The classical paradigm of political thought— consisting of Greek and Roman, as well as early Christian, philosophers—is distinct from later philosophical eras because of its communitarian perspective of the state and transcendent source of ethics and morality. Writers in this paradigm argue that the state and political society are necessary for the full development of the individual. For instance, Plato perceives that the state can help men achieve the virtuous life. As with Aristotle, this means that justice and virtue exist only when individuals are fulfilling the societal role for which they are best suited; for Plato in the Republic, this occurs when the state assists in such placement. Aristotle also asserts that the state aids in this development through the enforcement of laws. By being forced to behave legally, people become habitually virtuous. Many of these beliefs and values are sustained throughout the Christian phase of the classical era; for such key Catholic writers as Augustine and Thomas Aquinas, the state acts in conjunction with the church for the purpose of sanctifying a sinful and fallen humanity. The state forces the Christian to curb an inherent sinful nature and rest content until the Kingdom of God is fulfilled, even if this control requires the coercion of the heretical into orthodox belief. For classical thinkers, the individual can be fulfilled only within the context of a community. See Research Paper on Christian Political Thought.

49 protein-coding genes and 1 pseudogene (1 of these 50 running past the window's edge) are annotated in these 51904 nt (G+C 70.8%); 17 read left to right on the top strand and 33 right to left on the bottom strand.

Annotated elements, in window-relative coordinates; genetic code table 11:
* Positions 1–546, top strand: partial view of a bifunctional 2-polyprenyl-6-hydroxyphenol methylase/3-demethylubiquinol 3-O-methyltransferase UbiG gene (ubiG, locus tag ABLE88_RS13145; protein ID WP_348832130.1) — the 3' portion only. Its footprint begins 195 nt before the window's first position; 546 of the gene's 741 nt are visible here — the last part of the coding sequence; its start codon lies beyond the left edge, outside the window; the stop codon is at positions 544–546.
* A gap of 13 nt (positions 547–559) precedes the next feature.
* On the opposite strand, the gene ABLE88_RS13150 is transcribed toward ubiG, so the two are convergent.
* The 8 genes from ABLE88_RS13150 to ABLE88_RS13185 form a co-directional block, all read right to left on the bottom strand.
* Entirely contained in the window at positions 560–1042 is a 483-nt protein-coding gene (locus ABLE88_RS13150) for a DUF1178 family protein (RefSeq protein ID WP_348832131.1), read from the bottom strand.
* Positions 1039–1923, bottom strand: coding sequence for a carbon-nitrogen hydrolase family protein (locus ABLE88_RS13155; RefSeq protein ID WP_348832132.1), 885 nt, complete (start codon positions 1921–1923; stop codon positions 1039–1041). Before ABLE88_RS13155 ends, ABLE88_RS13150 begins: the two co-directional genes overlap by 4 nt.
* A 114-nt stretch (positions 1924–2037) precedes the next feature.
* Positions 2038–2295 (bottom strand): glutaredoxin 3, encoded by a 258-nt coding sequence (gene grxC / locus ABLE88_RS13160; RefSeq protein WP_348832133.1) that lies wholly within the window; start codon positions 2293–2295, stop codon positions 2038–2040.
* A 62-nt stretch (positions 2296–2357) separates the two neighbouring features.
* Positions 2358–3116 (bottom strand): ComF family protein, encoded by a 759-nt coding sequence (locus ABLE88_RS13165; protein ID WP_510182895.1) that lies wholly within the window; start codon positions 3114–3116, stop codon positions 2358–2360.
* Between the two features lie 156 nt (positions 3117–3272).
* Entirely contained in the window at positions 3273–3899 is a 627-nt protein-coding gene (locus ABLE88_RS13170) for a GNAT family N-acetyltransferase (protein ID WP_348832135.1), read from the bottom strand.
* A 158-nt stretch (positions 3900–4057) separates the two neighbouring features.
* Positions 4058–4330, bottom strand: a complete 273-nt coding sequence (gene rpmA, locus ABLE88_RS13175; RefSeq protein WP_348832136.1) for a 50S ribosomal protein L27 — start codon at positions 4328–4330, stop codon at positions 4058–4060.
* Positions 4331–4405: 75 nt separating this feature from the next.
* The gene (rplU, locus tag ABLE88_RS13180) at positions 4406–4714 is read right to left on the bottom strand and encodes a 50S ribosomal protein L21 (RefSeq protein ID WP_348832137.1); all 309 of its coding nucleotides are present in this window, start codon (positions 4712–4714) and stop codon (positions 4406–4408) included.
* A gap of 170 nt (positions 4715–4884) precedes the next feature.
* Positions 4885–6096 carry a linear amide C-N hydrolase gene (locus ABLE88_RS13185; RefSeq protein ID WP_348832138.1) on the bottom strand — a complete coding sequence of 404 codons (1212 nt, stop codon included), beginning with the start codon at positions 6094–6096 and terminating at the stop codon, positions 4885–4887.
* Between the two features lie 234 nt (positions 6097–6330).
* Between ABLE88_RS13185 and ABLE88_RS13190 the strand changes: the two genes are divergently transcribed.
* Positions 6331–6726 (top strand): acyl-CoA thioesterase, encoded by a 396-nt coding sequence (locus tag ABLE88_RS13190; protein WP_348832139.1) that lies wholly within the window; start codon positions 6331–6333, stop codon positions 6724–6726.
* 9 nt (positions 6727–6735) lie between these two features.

Early Moderns and Classical Liberals